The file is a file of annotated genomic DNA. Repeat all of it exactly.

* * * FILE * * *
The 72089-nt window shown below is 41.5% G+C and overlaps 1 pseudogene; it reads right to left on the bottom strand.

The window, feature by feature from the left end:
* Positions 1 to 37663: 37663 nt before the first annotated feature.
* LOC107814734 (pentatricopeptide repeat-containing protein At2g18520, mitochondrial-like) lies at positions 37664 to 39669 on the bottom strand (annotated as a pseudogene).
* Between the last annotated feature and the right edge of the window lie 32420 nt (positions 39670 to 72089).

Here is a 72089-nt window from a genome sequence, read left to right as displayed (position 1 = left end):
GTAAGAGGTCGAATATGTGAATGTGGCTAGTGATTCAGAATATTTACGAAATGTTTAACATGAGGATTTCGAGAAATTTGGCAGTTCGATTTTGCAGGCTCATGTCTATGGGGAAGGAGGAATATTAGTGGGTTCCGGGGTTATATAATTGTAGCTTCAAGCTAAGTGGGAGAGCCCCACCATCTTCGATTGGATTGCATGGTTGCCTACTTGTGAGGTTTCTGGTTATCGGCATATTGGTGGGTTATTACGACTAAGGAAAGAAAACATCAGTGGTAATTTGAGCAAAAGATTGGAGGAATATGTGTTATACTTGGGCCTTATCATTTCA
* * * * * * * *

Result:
The 72089-nt window shown below is 41.5% G+C and overlaps 1 pseudogene; it reads right to left on the bottom strand.

The window, feature by feature from the left end:
* Positions 1 to 37663: 37663 nt before the first annotated feature.
* LOC107814734 (pentatricopeptide repeat-containing protein At2g18520, mitochondrial-like) lies at positions 37664 to 39669 on the bottom strand (annotated as a pseudogene).
* Between the last annotated feature and the right edge of the window lie 32420 nt (positions 39670 to 72089).

Here is a 72089-nt window from a genome sequence, read left to right as displayed (position 1 = left end):
GTAAGAGGTCGAATATGTGAATGTGGCTAGTGATTCAGAATATTTACGAAATGTTTAACATGAGGATTTCGAGAAATTTGGCAGTTCGATTTTGCAGGCTCATGTCTATGGGGAAGGAGGAATATTAGTGGGTTCCGGGGTTATATAATTGTAGCTTCAAGCTAAGTGGGAGAGCCCCACCATCTTCGATTGGATTGCATGGTTGCCTACTTGTGAGGTTTCTGGTTATCGGCATATTGGTGGGTTATTACGACTAAGGAAAGAAAACATCAGTGGTAATTTGAGCAAAAGATTGGAGGAATATGTGTTATACTTGGGCCTTATCATTTCA